[Cake] Advantages to tightly tuning latency
mbizon at freebox.fr
Thu Apr 23 05:29:09 EDT 2020
On Wednesday 22 Apr 2020 à 07:48:43 (-0700), Dave Taht wrote:
> > Free has been using SFQ since 2005 (if I remember well).
> > They announced the wide deployment of SFQ in the free.fr newsgroup.
> > Wi-Fi in the free.fr router was not as good though.
> They're working on it. :)
Switching to softmac approach, so now mac80211 will do rate control
and scheduling (using wake_tx_queue model).
for 5ghz, we use ath10k
> I am very, very happy for y'all. Fiber has always been the sanest
> thing. Is there a SPF+ gpon card yet I can plug into a convention
> open source router yet?
FYI Free.fr uses 10G-EPON, not GPON.
Also most deployments are using an additionnal terminal equipement at
called "ONT" or "ONU" that handle the PON part and exposes an ethernet
port where the operator CPE is plugged. So we are back to the early
days of DSL, where the hardest part (scheduling) is done inside a
black box. That makes it easier to replace the operator CPE with your
own standard ethernet router though.
At least SOCs with integrated PON (supporting all flavours
GPON/EPON/..) are starting to be deployed. Nothing available in
Also note that it's not just kernel drivers, you also need some higher
OAM stack to make that work, and there are a lot of existing
standards, DPOE (EPON), OMCI (GPON)... all with interop challenges.
> > The challenge becomes to keep up with these link rates in software
> > as there is a lot of hardware offloading.
Yes that's our pain point, because that's what the SOCs vendors
deliver and you need to use that because there is no alternative.
It's not entierely the SOCs vendors fault though.
15 years ago, your average SOC's CPU would be something like 200Mhz
MIPS, Linux standard forwarding path (softirq => routing+netfilter =>
qdisc) was too slow for this, too much cache footprint/overhead. So
every vendor started building alternatives forwarding path in their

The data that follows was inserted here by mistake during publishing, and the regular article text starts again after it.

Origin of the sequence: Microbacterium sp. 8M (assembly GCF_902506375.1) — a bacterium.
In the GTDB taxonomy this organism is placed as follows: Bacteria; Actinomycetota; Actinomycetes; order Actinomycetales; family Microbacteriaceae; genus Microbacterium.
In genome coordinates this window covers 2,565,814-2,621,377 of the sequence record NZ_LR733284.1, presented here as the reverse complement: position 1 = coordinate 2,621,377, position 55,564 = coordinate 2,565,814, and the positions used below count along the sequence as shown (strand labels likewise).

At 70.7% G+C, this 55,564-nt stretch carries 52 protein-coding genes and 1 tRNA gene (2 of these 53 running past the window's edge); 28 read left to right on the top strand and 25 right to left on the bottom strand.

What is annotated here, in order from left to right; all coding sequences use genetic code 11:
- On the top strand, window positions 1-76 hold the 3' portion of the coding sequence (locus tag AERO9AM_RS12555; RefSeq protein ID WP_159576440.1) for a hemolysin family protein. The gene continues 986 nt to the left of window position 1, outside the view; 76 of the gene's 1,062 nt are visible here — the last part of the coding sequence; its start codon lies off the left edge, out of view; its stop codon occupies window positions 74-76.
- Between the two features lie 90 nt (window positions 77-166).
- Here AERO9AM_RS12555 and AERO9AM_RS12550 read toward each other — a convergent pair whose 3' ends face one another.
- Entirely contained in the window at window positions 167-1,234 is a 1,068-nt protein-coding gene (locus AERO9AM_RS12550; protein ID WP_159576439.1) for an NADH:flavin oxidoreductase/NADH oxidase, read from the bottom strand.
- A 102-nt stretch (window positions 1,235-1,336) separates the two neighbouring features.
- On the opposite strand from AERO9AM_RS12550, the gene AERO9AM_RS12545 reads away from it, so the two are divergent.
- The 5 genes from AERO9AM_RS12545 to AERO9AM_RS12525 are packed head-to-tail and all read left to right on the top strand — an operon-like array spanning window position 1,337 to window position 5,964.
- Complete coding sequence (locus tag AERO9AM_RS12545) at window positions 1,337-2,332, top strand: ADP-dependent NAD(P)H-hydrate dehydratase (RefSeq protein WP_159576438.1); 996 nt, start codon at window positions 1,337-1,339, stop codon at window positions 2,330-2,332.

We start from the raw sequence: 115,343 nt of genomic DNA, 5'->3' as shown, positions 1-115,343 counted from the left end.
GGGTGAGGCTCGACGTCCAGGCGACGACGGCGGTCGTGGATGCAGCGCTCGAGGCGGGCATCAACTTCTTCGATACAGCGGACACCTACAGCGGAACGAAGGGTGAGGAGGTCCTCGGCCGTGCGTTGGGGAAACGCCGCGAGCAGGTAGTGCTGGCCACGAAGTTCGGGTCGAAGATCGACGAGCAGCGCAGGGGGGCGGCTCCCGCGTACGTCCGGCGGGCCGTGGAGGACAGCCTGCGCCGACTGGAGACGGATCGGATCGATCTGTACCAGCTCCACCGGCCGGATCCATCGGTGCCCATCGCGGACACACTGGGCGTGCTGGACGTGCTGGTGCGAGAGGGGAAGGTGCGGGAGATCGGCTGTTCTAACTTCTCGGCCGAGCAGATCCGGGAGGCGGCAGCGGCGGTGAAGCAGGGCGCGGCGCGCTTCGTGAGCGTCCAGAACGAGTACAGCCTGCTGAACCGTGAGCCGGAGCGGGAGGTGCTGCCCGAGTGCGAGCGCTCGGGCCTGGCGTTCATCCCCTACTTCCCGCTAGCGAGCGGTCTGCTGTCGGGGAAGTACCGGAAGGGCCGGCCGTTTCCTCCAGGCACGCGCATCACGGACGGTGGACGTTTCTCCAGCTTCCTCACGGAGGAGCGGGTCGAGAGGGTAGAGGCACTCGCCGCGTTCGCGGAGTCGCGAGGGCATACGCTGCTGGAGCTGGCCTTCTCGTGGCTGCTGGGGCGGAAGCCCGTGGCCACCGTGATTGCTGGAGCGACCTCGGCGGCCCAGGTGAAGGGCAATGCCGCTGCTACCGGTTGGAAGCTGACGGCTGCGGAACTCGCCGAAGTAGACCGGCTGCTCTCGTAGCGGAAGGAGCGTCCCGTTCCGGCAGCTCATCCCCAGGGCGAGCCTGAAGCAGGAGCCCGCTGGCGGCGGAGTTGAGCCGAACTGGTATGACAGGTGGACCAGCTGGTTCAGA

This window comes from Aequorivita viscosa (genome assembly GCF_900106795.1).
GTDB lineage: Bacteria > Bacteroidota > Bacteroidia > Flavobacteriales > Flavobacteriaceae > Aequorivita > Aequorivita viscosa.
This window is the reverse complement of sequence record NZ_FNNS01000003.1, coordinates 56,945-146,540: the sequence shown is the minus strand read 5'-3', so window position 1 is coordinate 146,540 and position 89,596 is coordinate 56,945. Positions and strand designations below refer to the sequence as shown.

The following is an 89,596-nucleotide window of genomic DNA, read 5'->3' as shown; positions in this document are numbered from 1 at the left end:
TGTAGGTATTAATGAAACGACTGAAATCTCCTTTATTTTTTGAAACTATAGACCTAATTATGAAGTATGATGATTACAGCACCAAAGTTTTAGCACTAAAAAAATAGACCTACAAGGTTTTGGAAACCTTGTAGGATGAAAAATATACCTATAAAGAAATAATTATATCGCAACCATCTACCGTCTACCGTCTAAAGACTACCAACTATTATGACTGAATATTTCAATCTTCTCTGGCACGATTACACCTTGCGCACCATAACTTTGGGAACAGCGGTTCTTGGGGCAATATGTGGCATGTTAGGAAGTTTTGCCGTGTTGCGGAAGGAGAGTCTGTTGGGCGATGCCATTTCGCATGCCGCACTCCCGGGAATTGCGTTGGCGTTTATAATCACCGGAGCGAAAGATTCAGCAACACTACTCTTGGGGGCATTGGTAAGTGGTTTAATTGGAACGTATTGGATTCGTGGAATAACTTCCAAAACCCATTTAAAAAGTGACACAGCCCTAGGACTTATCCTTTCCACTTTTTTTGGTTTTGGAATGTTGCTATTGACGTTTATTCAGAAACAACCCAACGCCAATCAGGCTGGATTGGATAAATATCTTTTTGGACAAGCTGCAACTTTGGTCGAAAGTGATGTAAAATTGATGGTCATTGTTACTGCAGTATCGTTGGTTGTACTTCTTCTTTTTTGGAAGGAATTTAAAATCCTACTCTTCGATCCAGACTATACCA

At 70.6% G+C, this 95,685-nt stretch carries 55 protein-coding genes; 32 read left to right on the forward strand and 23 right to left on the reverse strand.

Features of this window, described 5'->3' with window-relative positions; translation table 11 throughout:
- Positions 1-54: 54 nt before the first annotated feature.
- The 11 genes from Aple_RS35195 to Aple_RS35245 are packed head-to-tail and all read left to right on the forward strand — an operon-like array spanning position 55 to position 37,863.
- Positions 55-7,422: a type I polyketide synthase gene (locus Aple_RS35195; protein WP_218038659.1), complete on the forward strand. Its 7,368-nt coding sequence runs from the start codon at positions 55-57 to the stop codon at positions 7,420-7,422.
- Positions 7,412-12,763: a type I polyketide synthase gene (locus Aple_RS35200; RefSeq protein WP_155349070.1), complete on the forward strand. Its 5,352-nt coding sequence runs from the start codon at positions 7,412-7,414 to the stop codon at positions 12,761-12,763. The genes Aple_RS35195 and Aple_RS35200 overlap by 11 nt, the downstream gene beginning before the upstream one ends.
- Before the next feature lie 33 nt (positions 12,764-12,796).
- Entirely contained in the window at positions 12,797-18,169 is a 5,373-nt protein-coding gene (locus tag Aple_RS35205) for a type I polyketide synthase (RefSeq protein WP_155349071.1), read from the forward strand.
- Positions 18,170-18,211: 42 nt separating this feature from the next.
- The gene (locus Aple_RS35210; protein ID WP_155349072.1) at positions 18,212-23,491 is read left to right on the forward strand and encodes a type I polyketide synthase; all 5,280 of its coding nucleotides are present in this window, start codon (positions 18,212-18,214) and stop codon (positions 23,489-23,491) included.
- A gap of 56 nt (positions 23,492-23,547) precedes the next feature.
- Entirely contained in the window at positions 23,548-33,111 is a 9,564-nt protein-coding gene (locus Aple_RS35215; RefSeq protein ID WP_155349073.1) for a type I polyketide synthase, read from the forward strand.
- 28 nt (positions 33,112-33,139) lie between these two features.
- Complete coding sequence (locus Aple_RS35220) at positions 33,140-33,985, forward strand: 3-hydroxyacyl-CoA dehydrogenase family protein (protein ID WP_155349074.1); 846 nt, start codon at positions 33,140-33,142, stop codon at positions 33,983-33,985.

hardware and never looked back.
Nowdays, the baseline SOC CPU would be ARM Cortex A53@~1Ghz, which
with a non crappy network driver and internal fabric should do be able
to route 1Gbit/s with out-of-the-box kernel forwarding.
But that's too late. SOC vendors compete against each others, and the
big telcos need a way to tell which SOC is better to make a buying
decision. So synthetic benchmarks have become the norm, and since
everybody was able to do fill their pipe with 1500 bytes packets,
benchmarks have moved to unrealistic 64 bytes packets (so called
If you don't have hardware acceleration for forwarding, you don't
exist in those benchmarks and will not sell your chipset. Also they
invested so much in their alternative network stack that it's
difficult to stop (huge R&D teams). That being said, they do have a
point, when speed go above 1Gbit/s, the kernel becomes the bottleneck.
For Free.fr 10Gbit/s offer, we had to develop an alternative
(software) forwarding path using polling mode model (DPDK style),
otherwise our albeit powerful ARM Cortex A72 at 2Ghz could not forward
more than 2Gbit/s.
And going multicore/RSS does not fly when the test case is single
stream TCP session, which is what most speedtest application do (ookla
only recently added multi-connections test).
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